News of the latest California school rankings is about as exciting as a San Diego weather report. Student family income continues to be the best predictor of a school's success, and North Countians are reassured that their schools, like Lake Wobegon's kids, are mostly above average.
Each school gets two scores, ranked on a scale from 1 to 10, from the bottom 10 percent of other schools to the top 10 percent. The first compares the school with all other state schools. The second compares schools with similar student characteristics.
Take San Marcos and Mission Hills high schools, for example. Both rank above 90 percent of all California schools, and both rise to the top 10 percent of schools with similar student
characteristics. Forty-five percent of their combined enrollments are from low-income families.
By comparison, just 18 percent of Escondido's Classical Academy High charter school students come from low-income homes. The school's overall 90th percentile rank equals that of the two San Marcos schools, but it falls to the 40th percentile when compared with schools that have similar student characteristics.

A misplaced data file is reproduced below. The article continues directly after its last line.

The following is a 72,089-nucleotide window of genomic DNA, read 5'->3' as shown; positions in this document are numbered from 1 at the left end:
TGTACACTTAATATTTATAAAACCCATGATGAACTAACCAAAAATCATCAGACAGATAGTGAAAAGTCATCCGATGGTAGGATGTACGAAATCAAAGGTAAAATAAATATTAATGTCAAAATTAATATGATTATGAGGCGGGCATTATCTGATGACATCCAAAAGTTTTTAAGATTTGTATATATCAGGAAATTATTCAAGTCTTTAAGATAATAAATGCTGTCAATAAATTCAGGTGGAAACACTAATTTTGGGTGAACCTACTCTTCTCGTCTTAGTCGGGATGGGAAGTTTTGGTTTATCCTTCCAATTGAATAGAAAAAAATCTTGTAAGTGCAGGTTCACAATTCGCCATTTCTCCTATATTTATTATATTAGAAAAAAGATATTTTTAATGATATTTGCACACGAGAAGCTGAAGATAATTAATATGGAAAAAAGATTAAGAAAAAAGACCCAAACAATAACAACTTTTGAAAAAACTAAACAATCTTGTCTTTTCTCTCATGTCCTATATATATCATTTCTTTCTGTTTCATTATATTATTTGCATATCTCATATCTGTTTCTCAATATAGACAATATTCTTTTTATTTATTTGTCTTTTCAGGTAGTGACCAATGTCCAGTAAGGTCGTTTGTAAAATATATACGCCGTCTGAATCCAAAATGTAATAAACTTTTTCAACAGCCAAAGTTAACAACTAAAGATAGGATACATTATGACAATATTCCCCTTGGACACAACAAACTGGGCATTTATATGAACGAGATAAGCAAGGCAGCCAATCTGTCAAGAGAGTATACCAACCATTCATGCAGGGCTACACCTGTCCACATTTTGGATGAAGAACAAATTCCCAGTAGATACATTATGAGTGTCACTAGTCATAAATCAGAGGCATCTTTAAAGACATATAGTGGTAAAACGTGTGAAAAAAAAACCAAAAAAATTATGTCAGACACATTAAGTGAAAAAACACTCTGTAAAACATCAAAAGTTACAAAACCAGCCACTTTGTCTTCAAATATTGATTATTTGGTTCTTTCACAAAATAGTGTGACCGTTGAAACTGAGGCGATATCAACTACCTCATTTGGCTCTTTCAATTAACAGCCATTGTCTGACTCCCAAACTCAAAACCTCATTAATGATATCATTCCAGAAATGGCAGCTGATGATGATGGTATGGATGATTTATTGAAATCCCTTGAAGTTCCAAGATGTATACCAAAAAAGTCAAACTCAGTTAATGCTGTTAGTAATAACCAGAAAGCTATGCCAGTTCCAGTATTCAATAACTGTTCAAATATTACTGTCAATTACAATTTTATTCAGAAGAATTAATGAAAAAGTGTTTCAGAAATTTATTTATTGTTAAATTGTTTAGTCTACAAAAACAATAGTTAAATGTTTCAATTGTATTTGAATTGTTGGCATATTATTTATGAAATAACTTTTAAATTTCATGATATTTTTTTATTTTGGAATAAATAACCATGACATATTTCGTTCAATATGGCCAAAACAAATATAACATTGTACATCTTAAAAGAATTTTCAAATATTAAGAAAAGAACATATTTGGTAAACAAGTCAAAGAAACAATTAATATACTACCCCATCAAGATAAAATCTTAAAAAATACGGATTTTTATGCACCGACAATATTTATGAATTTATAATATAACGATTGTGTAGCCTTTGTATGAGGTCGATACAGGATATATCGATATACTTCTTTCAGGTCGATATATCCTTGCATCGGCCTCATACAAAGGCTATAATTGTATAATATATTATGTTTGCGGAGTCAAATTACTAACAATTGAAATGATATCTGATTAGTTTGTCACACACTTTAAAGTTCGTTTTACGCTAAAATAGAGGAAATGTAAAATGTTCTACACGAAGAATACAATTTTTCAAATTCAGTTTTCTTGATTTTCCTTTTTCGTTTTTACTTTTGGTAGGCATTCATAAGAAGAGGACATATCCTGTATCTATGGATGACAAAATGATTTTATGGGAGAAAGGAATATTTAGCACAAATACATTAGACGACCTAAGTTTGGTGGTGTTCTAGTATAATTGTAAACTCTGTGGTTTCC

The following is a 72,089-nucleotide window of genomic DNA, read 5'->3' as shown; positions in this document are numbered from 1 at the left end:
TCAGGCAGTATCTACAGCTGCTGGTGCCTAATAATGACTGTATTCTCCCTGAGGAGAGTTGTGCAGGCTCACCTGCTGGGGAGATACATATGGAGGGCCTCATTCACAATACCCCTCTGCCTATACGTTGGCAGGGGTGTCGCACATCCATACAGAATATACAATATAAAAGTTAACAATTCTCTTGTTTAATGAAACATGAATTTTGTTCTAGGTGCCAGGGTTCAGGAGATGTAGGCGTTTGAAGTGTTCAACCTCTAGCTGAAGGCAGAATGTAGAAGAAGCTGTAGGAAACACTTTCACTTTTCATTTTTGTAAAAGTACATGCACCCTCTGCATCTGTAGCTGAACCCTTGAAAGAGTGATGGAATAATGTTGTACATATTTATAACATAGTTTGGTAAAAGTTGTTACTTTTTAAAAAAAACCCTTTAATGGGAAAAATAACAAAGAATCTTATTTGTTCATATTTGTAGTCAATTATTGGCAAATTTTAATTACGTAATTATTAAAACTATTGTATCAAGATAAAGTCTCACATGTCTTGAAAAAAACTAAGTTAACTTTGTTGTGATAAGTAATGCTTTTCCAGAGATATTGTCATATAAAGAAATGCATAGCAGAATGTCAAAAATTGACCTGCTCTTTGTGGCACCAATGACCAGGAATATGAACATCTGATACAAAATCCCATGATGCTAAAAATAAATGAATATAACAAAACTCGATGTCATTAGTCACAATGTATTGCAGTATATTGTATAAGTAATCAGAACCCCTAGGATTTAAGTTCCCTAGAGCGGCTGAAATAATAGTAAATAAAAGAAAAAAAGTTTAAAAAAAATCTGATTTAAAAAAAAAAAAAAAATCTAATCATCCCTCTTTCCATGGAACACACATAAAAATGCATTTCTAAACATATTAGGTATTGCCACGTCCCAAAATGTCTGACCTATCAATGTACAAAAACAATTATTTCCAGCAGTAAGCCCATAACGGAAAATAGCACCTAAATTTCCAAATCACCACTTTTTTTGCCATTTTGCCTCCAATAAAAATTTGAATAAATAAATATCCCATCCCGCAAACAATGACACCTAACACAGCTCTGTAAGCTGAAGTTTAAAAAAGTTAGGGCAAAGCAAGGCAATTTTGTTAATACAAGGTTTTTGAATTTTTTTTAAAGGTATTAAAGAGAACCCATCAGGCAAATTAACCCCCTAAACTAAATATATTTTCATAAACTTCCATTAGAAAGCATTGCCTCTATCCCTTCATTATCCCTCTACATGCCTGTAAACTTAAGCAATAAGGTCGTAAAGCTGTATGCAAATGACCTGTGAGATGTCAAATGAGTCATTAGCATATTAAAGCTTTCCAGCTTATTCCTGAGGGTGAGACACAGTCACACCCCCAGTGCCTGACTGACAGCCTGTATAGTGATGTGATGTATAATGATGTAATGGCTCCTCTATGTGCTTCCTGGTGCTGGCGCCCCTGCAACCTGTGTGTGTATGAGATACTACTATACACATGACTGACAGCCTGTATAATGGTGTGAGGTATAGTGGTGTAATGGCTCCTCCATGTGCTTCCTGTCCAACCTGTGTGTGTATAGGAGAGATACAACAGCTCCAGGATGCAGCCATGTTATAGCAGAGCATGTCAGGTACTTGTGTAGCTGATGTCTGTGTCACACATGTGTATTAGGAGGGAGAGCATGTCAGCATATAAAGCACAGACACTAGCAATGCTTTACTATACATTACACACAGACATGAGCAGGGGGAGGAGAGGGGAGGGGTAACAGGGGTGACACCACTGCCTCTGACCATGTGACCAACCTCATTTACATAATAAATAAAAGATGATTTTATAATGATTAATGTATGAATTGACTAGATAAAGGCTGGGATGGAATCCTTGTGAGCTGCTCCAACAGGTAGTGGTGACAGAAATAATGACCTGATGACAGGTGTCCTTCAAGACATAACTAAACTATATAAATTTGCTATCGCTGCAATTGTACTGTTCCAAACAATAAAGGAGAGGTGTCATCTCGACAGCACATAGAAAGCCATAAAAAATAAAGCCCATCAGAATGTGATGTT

What does a comparison of two traditional public schools with a school of choice suggest about the future of school reform?
Those who favor school choice say competition in an open educational marketplace will lead to better schools. Mitt Romney joined that chorus after competing in primary campaign debates where candidates were cheered for vowing to eliminate the U.S. Department of Education.
The title of his plan, "A Chance for Every Child," is a rhetorical retreat from the promise of "No Child Left Behind." It surrenders the responsibility of public schools to help all students succeed. The only "chance" children get under his plan is the opportunity for their parents to go shopping for schools.
Romney pledges to divert the $25 billion in federal funds now going to schools for low-income and special-needs students to go directly to the families of these students to allow them to enroll in any school of their choice, public, private or charter. He calls it "A Plan for Restoring the Promise of American Education." But it's designed primarily for those parents who have the knowledge, time and financial ability to find schools and transport their kids to them.
The promise of American education has always been to provide publicly supported, high-quality neighborhood schools for all ---- not a free market of schools of varying quality that survive only on their ability to attract and retain paying customers.
Look to the two San Marcos high schools to see how it's done.